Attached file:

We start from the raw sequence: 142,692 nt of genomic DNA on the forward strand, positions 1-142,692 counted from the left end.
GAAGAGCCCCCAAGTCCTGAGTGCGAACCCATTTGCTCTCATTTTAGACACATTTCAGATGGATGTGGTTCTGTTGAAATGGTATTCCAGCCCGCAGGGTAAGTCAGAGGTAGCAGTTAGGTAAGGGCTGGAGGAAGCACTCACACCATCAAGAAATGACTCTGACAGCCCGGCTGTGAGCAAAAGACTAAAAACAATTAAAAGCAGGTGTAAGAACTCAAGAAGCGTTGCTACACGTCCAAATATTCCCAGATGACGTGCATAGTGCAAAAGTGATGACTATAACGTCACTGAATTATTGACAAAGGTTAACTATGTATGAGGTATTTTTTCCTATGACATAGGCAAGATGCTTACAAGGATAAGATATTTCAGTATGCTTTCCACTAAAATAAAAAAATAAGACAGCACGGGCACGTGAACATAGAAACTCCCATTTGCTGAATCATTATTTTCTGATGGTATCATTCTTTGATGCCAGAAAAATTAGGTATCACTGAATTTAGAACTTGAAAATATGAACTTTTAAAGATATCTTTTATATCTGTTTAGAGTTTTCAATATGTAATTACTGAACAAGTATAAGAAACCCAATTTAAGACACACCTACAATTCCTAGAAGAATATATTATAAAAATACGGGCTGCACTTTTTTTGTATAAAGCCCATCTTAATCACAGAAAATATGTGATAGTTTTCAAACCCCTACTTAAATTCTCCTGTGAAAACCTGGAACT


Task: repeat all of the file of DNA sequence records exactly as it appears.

We start from the raw sequence: 142,692 nt of genomic DNA on the forward strand, positions 1-142,692 counted from the left end.
GAAGAGCCCCCAAGTCCTGAGTGCGAACCCATTTGCTCTCATTTTAGACACATTTCAGATGGATGTGGTTCTGTTGAAATGGTATTCCAGCCCGCAGGGTAAGTCAGAGGTAGCAGTTAGGTAAGGGCTGGAGGAAGCACTCACACCATCAAGAAATGACTCTGACAGCCCGGCTGTGAGCAAAAGACTAAAAACAATTAAAAGCAGGTGTAAGAACTCAAGAAGCGTTGCTACACGTCCAAATATTCCCAGATGACGTGCATAGTGCAAAAGTGATGACTATAACGTCACTGAATTATTGACAAAGGTTAACTATGTATGAGGTATTTTTTCCTATGACATAGGCAAGATGCTTACAAGGATAAGATATTTCAGTATGCTTTCCACTAAAATAAAAAAATAAGACAGCACGGGCACGTGAACATAGAAACTCCCATTTGCTGAATCATTATTTTCTGATGGTATCATTCTTTGATGCCAGAAAAATTAGGTATCACTGAATTTAGAACTTGAAAATATGAACTTTTAAAGATATCTTTTATATCTGTTTAGAGTTTTCAATATGTAATTACTGAACAAGTATAAGAAACCCAATTTAAGACACACCTACAATTCCTAGAAGAATATATTATAAAAATACGGGCTGCACTTTTTTTGTATAAAGCCCATCTTAATCACAGAAAATATGTGATAGTTTTCAAACCCCTACTTAAATTCTCCTGTGAAAACCTGGAACT